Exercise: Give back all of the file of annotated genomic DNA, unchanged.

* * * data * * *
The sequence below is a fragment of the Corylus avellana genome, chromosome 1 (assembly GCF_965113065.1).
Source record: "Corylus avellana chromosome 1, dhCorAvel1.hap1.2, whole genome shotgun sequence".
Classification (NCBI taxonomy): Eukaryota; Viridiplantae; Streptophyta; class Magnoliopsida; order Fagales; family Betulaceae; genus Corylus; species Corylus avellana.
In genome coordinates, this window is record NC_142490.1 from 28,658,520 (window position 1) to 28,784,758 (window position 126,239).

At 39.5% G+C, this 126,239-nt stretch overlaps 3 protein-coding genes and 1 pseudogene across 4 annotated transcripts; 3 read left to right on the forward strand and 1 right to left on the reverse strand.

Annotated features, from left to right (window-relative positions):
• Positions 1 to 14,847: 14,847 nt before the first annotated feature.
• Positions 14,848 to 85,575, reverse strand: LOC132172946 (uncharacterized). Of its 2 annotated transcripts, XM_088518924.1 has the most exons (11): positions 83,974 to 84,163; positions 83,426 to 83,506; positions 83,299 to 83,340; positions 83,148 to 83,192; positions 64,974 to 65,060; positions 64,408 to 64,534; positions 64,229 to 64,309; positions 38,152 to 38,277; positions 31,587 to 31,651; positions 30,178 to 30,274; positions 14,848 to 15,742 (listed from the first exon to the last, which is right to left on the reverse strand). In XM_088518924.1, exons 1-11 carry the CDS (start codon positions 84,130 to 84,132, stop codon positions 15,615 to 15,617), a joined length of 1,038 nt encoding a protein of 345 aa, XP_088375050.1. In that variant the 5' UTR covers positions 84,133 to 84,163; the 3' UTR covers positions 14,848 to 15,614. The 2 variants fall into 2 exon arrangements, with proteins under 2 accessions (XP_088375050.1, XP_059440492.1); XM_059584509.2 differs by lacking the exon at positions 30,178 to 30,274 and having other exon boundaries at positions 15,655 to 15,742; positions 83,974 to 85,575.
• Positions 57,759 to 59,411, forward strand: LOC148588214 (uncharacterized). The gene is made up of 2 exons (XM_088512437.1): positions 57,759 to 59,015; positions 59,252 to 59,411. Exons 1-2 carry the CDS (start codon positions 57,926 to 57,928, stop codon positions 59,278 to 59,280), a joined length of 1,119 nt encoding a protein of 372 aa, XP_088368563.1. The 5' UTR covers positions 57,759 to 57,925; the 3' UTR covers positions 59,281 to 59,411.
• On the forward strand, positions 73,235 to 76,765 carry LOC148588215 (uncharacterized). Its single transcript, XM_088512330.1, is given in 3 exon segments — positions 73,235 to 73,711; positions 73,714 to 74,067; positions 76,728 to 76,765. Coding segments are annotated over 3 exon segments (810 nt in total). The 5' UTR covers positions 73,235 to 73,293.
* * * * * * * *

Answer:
The sequence below is a fragment of the Corylus avellana genome, chromosome 1 (assembly GCF_965113065.1).
Source record: "Corylus avellana chromosome 1, dhCorAvel1.hap1.2, whole genome shotgun sequence".
Classification (NCBI taxonomy): Eukaryota; Viridiplantae; Streptophyta; class Magnoliopsida; order Fagales; family Betulaceae; genus Corylus; species Corylus avellana.
In genome coordinates, this window is record NC_142490.1 from 28,658,520 (window position 1) to 28,784,758 (window position 126,239).

At 39.5% G+C, this 126,239-nt stretch overlaps 3 protein-coding genes and 1 pseudogene across 4 annotated transcripts; 3 read left to right on the forward strand and 1 right to left on the reverse strand.

Annotated features, from left to right (window-relative positions):
• Positions 1 to 14,847: 14,847 nt before the first annotated feature.
• Positions 14,848 to 85,575, reverse strand: LOC132172946 (uncharacterized). Of its 2 annotated transcripts, XM_088518924.1 has the most exons (11): positions 83,974 to 84,163; positions 83,426 to 83,506; positions 83,299 to 83,340; positions 83,148 to 83,192; positions 64,974 to 65,060; positions 64,408 to 64,534; positions 64,229 to 64,309; positions 38,152 to 38,277; positions 31,587 to 31,651; positions 30,178 to 30,274; positions 14,848 to 15,742 (listed from the first exon to the last, which is right to left on the reverse strand). In XM_088518924.1, exons 1-11 carry the CDS (start codon positions 84,130 to 84,132, stop codon positions 15,615 to 15,617), a joined length of 1,038 nt encoding a protein of 345 aa, XP_088375050.1. In that variant the 5' UTR covers positions 84,133 to 84,163; the 3' UTR covers positions 14,848 to 15,614. The 2 variants fall into 2 exon arrangements, with proteins under 2 accessions (XP_088375050.1, XP_059440492.1); XM_059584509.2 differs by lacking the exon at positions 30,178 to 30,274 and having other exon boundaries at positions 15,655 to 15,742; positions 83,974 to 85,575.
• Positions 57,759 to 59,411, forward strand: LOC148588214 (uncharacterized). The gene is made up of 2 exons (XM_088512437.1): positions 57,759 to 59,015; positions 59,252 to 59,411. Exons 1-2 carry the CDS (start codon positions 57,926 to 57,928, stop codon positions 59,278 to 59,280), a joined length of 1,119 nt encoding a protein of 372 aa, XP_088368563.1. The 5' UTR covers positions 57,759 to 57,925; the 3' UTR covers positions 59,281 to 59,411.
• On the forward strand, positions 73,235 to 76,765 carry LOC148588215 (uncharacterized). Its single transcript, XM_088512330.1, is given in 3 exon segments — positions 73,235 to 73,711; positions 73,714 to 74,067; positions 76,728 to 76,765. Coding segments are annotated over 3 exon segments (810 nt in total). The 5' UTR covers positions 73,235 to 73,293.